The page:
[00:25:33] Ryan Staller: Oh yeah. Most peop--, and I'm assuming that most people probably went into the spam, uh, but you know people were desperate for employment, I guess, and they followed through.

[00:25:44] Bob: And he knows directly of at least two people who had thousands of dollars stolen from them.

[00:25:51] Ryan Staller: And I noticed what, what happened was because a few days later I had a woman out of Atlanta calling me, yelling at me on the phone telling me that, "You stole my money, I want my money back." And I was like, "I have no idea really what you're talking about." And then she went through it, and then I realized that it was the same exact thing of what I went through a few, a few days ago. And I told her, call your authorities, um, have your authorities call me directly, have your banker call me directly, I will handle this for you. I will take care of everything. Just let me know what I need to do to help you. Unfortunately, from what I found out was that this actually happened to probably, the victims I'm saying, probably about 3 to 4 people.

[00:26:29] Bob: He spoke to a second victim too. Both said they wired about $2000 to their new employer. And while in the end Ryan wasn't at risk of having any money stolen, he was worried about something else, perhaps more important than money.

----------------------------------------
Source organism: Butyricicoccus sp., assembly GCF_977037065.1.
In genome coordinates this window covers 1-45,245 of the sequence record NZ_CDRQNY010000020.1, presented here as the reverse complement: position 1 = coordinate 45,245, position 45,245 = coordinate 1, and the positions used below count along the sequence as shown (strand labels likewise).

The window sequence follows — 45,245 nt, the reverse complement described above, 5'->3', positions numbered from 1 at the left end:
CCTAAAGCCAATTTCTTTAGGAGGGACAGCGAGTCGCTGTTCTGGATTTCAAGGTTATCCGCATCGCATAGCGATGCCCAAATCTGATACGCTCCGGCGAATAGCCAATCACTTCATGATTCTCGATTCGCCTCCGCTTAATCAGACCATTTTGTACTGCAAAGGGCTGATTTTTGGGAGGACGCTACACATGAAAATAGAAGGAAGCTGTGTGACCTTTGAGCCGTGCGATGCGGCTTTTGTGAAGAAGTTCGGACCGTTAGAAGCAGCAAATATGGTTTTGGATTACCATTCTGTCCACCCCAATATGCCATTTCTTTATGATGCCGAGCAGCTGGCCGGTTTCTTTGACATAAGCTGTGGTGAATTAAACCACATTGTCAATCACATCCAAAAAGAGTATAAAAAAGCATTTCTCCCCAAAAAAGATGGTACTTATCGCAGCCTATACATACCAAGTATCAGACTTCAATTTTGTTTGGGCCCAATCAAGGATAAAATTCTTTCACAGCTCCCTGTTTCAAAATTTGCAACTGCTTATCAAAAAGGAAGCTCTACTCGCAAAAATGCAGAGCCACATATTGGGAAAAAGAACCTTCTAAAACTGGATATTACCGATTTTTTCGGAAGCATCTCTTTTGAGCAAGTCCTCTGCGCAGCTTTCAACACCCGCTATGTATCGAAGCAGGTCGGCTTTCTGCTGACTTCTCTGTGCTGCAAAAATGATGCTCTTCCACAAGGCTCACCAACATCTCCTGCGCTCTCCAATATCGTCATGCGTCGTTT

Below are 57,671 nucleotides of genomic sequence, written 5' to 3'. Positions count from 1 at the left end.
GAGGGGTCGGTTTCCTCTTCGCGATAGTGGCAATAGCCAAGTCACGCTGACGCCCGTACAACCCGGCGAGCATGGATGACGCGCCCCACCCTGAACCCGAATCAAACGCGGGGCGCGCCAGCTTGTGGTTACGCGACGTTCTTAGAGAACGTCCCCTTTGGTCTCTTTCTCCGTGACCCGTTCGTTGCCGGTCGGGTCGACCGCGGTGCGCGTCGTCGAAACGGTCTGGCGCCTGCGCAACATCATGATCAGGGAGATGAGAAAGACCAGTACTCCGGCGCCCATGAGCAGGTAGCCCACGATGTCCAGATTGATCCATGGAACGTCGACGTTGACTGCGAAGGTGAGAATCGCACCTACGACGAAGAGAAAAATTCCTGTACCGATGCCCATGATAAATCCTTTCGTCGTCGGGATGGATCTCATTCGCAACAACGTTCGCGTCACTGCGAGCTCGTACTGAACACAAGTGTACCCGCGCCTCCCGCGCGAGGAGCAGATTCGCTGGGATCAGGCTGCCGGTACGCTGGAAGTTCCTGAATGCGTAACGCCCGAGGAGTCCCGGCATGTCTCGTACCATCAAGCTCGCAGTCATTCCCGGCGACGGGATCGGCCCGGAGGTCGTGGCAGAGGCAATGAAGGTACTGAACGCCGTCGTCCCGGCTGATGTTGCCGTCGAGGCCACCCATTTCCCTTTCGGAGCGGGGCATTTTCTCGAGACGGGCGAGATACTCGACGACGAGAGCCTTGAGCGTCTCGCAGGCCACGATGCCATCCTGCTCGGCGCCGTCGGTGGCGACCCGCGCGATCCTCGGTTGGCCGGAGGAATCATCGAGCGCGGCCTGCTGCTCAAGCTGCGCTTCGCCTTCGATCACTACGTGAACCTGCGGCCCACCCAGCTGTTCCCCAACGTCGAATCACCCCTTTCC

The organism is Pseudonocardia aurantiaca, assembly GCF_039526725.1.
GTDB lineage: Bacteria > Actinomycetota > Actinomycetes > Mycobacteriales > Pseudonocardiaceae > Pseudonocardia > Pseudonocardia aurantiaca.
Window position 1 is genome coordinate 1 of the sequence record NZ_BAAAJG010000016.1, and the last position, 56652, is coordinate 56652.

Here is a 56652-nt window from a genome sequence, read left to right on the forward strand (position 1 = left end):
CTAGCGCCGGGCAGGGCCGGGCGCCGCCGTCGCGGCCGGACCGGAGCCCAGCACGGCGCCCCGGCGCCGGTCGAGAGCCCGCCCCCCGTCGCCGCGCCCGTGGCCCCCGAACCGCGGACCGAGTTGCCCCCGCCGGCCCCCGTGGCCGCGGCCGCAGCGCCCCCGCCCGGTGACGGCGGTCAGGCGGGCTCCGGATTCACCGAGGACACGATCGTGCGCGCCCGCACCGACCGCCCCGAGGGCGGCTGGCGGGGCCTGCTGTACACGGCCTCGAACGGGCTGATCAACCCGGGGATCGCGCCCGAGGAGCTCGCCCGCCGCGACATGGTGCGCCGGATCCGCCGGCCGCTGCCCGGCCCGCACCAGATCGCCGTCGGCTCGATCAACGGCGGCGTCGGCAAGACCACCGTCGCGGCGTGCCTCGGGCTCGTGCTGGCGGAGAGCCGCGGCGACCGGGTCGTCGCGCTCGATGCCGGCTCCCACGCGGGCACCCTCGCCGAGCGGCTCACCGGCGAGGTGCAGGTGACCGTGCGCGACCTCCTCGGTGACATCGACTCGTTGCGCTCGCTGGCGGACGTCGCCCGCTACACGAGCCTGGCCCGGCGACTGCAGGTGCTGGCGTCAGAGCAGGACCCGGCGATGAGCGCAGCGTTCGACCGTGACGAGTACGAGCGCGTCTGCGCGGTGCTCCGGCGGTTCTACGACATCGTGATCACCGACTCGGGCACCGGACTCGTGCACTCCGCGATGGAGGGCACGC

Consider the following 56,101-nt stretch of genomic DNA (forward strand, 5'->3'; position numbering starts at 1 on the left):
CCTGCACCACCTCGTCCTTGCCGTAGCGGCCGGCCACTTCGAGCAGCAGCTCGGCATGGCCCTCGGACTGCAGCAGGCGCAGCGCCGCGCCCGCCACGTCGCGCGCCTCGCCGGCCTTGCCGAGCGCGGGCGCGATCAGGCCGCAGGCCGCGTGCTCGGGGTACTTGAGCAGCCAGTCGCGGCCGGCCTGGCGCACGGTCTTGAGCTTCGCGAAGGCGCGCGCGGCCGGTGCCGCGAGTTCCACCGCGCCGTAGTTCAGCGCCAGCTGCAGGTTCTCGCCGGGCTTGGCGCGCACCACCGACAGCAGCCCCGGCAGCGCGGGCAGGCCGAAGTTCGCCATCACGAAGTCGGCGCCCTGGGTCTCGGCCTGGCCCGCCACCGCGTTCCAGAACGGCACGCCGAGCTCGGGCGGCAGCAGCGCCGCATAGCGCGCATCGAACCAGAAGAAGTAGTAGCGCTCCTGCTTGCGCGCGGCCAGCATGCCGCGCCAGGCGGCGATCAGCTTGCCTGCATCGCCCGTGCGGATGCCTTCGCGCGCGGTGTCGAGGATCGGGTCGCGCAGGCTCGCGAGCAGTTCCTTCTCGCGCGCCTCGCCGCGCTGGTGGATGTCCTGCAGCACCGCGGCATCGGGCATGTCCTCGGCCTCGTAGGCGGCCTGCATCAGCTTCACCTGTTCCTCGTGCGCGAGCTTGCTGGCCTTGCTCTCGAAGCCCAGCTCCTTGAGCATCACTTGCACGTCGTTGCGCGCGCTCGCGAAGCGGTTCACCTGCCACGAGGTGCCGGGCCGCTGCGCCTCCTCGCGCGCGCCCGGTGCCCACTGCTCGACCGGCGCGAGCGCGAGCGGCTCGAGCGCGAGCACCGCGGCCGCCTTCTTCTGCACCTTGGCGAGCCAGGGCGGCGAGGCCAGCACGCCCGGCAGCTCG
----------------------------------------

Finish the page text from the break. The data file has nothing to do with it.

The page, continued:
[00:26:45] Bob: So at, at the end you're, you didn't, no money was stolen from you, but you still had to have this har--, pretty harassing phone calls from people. That sounds like a really uncomfortable, unfair experience.

[00:26:55] Ryan Staller: Yes, especially the one woman who was yelling at me. She didn't believe me. She was yelling at me saying, "I'm going to call the police on you. Give me my money." Um, that was painful. But really at the point my biggest thought was, is my brand here in jeopardy? And what do I need to do? How do I need to fix this going forward? Is this something I need to rebrand? What do I need to do and really that's when I put the alert on my website that way no more, no one becomes a victim, and I really thought it through, and I said to myself that, you know, I talked to myself a lot about this stuff, and uh time. Time is going to let it go away. And that's why I went to my local authorities, I reported them to the company that they bought the domain from. They shut them down. I took the necessary steps myself to shut them down without even trying to identify who they really are, 'cause I knew I was nev--, once I figured out they were out of the country, I had no shot.

[00:27:47] Bob: And perhaps most important, he decided to warn potential victims in the best way he knew how.

[00:27:54] Ryan Staller: And I put a notice on my website, which is still on my website today saying that, you know, "This is a scam alert. Do not," you know, "we're not hiring at this time." Please ignore everything. And once I did that, within 48 hours, it stopped.